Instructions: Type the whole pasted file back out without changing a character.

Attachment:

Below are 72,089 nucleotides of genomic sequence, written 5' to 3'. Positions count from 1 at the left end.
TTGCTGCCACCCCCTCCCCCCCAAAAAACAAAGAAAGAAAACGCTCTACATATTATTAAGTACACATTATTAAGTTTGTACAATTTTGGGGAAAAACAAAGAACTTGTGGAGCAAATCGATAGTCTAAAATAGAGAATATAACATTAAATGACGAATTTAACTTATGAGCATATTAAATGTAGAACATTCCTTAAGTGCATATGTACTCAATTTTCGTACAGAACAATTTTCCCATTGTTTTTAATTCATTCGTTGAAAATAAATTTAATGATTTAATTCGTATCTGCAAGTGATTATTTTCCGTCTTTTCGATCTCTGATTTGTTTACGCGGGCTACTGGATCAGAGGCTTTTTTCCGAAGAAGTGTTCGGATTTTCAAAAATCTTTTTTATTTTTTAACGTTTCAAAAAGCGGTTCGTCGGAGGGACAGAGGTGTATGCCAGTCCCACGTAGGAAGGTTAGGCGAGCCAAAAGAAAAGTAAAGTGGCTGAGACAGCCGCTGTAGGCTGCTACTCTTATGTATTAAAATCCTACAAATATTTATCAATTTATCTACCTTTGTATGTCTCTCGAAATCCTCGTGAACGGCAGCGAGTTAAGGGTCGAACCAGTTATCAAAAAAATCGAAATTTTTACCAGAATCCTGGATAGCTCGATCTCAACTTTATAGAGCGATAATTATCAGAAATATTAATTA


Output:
Below are 72,089 nucleotides of genomic sequence, written 5' to 3'. Positions count from 1 at the left end.
TTGCTGCCACCCCCTCCCCCCCAAAAAACAAAGAAAGAAAACGCTCTACATATTATTAAGTACACATTATTAAGTTTGTACAATTTTGGGGAAAAACAAAGAACTTGTGGAGCAAATCGATAGTCTAAAATAGAGAATATAACATTAAATGACGAATTTAACTTATGAGCATATTAAATGTAGAACATTCCTTAAGTGCATATGTACTCAATTTTCGTACAGAACAATTTTCCCATTGTTTTTAATTCATTCGTTGAAAATAAATTTAATGATTTAATTCGTATCTGCAAGTGATTATTTTCCGTCTTTTCGATCTCTGATTTGTTTACGCGGGCTACTGGATCAGAGGCTTTTTTCCGAAGAAGTGTTCGGATTTTCAAAAATCTTTTTTATTTTTTAACGTTTCAAAAAGCGGTTCGTCGGAGGGACAGAGGTGTATGCCAGTCCCACGTAGGAAGGTTAGGCGAGCCAAAAGAAAAGTAAAGTGGCTGAGACAGCCGCTGTAGGCTGCTACTCTTATGTATTAAAATCCTACAAATATTTATCAATTTATCTACCTTTGTATGTCTCTCGAAATCCTCGTGAACGGCAGCGAGTTAAGGGTCGAACCAGTTATCAAAAAAATCGAAATTTTTACCAGAATCCTGGATAGCTCGATCTCAACTTTATAGAGCGATAATTATCAGAAATATTAATTA